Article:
• Parasaurolophus was a herd animal
  • Migrated from shorelines to higher grounds to reproduce
  • Pebbly scale prints were found on one Parasaurolophus skeleton
  • Narrow beak, so probably choosier about what it ate
  • Continually replaced teeth; had hundreds of teeth and a beak to crop plants
  • Lived in a warm climate (warmer than Alberta today), no frost, wetter and drier seasons
  • Lots of conifers, as well as ferns and angiosperms
  • No natural defenses (like Corythosaurus)
  • Probably prey to Albertosaurus, Gorgosaurus and Daspletosaurus (easier to hunt than a ceratopsian with horns)
  • Other predators may have been Bistahieversor, Teratophoneus, and Troodon (especially to smaller, younger Parasaurolophus)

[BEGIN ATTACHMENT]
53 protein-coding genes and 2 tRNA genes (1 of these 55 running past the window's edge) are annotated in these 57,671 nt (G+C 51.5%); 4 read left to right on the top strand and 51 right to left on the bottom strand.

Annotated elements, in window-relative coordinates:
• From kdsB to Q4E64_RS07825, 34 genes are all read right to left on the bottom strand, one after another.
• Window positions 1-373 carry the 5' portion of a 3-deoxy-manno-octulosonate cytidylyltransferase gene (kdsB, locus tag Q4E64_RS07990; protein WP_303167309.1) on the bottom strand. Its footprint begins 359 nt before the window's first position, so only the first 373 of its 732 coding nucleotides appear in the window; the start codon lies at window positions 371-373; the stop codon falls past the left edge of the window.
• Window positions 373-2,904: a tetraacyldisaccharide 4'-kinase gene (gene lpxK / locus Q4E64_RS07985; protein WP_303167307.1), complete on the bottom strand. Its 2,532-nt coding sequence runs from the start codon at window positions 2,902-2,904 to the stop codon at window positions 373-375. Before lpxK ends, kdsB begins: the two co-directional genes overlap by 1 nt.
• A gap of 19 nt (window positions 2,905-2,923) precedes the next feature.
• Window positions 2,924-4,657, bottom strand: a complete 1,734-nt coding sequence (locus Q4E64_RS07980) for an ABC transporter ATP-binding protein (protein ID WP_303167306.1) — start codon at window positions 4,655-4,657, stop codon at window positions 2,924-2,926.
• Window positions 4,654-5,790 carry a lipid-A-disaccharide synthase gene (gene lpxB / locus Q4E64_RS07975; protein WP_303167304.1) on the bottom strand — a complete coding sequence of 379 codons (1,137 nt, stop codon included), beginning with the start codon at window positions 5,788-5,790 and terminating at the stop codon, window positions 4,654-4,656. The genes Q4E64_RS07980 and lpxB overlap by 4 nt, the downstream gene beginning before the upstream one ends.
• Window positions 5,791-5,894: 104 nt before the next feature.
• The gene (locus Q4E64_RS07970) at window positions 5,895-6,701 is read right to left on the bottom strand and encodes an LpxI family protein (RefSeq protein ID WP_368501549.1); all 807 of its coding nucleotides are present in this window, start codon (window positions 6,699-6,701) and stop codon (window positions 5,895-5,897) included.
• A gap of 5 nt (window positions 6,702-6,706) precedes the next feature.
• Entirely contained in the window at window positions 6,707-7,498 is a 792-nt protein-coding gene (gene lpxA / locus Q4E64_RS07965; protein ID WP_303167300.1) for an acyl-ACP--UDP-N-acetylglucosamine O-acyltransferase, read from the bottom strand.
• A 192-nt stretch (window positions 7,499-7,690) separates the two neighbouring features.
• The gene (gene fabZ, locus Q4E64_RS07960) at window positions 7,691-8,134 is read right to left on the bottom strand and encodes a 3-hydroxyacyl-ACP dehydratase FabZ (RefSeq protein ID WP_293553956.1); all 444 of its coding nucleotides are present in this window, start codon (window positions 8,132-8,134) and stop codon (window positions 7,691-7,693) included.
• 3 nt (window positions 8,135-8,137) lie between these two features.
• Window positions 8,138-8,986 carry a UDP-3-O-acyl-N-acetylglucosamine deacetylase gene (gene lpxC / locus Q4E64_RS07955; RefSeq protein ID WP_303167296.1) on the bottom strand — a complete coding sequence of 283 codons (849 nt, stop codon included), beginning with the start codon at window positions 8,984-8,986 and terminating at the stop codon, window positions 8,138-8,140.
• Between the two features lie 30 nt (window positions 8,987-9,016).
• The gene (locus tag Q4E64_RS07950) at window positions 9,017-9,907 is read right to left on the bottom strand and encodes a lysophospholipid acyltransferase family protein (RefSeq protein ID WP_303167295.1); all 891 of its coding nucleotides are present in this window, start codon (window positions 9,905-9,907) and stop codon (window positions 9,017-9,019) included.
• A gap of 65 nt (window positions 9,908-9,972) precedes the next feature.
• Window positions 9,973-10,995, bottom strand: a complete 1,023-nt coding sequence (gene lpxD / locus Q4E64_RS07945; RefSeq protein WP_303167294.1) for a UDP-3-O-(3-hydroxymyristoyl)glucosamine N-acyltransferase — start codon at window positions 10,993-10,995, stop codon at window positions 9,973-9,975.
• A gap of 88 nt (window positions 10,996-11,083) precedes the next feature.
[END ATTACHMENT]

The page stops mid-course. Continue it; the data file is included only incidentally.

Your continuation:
• But could run on two legs
  • Hadrosaurs were the largest land animals that could run on two legs
  • Other dinosaurs in North America in the Cretaceous included Albertosaurus, Nanotyrannus, Lambeosaurus, Pachyrhinosaurus
  • Parasaurolophus was in Jurassic Park 1, 2, 3 (short appearances, drinking from a lake, in a field, captured by InGen, etc.)
  • The Parasaurolophus in Jurassic Park 2 was nicknamed Elvis, because of its pompadour-like horn (and the character Roland Tembo didn’t bother to learn the dinosaur’s name)
  • Jack Horner said that the actors of Jurassic Park had a hard time pronouncing Parasaurolophus
  • A version of Parasaurolophus appeared in Star Trek Voyager (they were humanoid aliens called “Voths”, descended from Parasaurolophus but fled the galaxy before dinosaurs went extinct)
  • Parasaurolophus was also Ducky in Land Before Time
  • Hadrosaurid family is known for their crests on their heads (may be used to help recognize individuals, make sounds, or help regulate body temperature)
  • Fun Fact: Within an area of about 40 square kilometers, more than 200 oviraptorosaurian nests with eggs have been discovered in the Ganzhou region.